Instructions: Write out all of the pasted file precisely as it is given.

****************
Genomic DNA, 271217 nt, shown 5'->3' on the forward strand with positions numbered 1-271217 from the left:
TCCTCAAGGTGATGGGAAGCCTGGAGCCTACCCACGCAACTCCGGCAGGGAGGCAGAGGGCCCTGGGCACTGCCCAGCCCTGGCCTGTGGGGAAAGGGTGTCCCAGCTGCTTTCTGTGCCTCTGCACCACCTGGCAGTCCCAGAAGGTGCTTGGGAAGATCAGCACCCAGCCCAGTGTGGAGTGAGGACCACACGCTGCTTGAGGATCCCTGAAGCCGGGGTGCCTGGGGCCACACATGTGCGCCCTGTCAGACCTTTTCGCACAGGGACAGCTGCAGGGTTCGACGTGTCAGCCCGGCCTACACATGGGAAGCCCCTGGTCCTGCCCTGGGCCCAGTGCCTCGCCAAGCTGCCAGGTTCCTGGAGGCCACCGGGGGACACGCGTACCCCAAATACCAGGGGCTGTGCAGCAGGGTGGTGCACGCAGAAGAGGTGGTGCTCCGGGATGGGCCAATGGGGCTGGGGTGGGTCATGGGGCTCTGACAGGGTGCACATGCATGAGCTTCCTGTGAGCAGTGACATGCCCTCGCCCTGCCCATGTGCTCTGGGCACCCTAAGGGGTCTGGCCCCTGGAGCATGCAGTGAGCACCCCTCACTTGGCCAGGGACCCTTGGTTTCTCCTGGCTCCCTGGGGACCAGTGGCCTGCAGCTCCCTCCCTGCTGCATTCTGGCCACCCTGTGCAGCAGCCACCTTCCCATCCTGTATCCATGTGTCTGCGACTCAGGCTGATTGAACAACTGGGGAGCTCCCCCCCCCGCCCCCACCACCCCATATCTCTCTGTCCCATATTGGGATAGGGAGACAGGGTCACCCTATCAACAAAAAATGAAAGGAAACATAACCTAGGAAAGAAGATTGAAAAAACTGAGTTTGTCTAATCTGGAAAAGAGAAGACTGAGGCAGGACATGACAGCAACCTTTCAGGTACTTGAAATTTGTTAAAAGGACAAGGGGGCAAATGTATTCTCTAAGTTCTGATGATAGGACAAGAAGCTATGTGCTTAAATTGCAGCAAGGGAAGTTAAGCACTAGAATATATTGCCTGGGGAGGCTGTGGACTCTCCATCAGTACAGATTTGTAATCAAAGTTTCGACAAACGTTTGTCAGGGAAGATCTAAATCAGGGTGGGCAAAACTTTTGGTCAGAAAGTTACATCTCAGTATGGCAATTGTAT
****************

Genomic DNA, 271217 nt, shown 5'->3' on the forward strand with positions numbered 1-271217 from the left:
TCCTCAAGGTGATGGGAAGCCTGGAGCCTACCCACGCAACTCCGGCAGGGAGGCAGAGGGCCCTGGGCACTGCCCAGCCCTGGCCTGTGGGGAAAGGGTGTCCCAGCTGCTTTCTGTGCCTCTGCACCACCTGGCAGTCCCAGAAGGTGCTTGGGAAGATCAGCACCCAGCCCAGTGTGGAGTGAGGACCACACGCTGCTTGAGGATCCCTGAAGCCGGGGTGCCTGGGGCCACACATGTGCGCCCTGTCAGACCTTTTCGCACAGGGACAGCTGCAGGGTTCGACGTGTCAGCCCGGCCTACACATGGGAAGCCCCTGGTCCTGCCCTGGGCCCAGTGCCTCGCCAAGCTGCCAGGTTCCTGGAGGCCACCGGGGGACACGCGTACCCCAAATACCAGGGGCTGTGCAGCAGGGTGGTGCACGCAGAAGAGGTGGTGCTCCGGGATGGGCCAATGGGGCTGGGGTGGGTCATGGGGCTCTGACAGGGTGCACATGCATGAGCTTCCTGTGAGCAGTGACATGCCCTCGCCCTGCCCATGTGCTCTGGGCACCCTAAGGGGTCTGGCCCCTGGAGCATGCAGTGAGCACCCCTCACTTGGCCAGGGACCCTTGGTTTCTCCTGGCTCCCTGGGGACCAGTGGCCTGCAGCTCCCTCCCTGCTGCATTCTGGCCACCCTGTGCAGCAGCCACCTTCCCATCCTGTATCCATGTGTCTGCGACTCAGGCTGATTGAACAACTGGGGAGCTCCCCCCCCCGCCCCCACCACCCCATATCTCTCTGTCCCATATTGGGATAGGGAGACAGGGTCACCCTATCAACAAAAAATGAAAGGAAACATAACCTAGGAAAGAAGATTGAAAAAACTGAGTTTGTCTAATCTGGAAAAGAGAAGACTGAGGCAGGACATGACAGCAACCTTTCAGGTACTTGAAATTTGTTAAAAGGACAAGGGGGCAAATGTATTCTCTAAGTTCTGATGATAGGACAAGAAGCTATGTGCTTAAATTGCAGCAAGGGAAGTTAAGCACTAGAATATATTGCCTGGGGAGGCTGTGGACTCTCCATCAGTACAGATTTGTAATCAAAGTTTCGACAAACGTTTGTCAGGGAAGATCTAAATCAGGGTGGGCAAAACTTTTGGTCAGAAAGTTACATCTCAGTATGGCAATTGTAT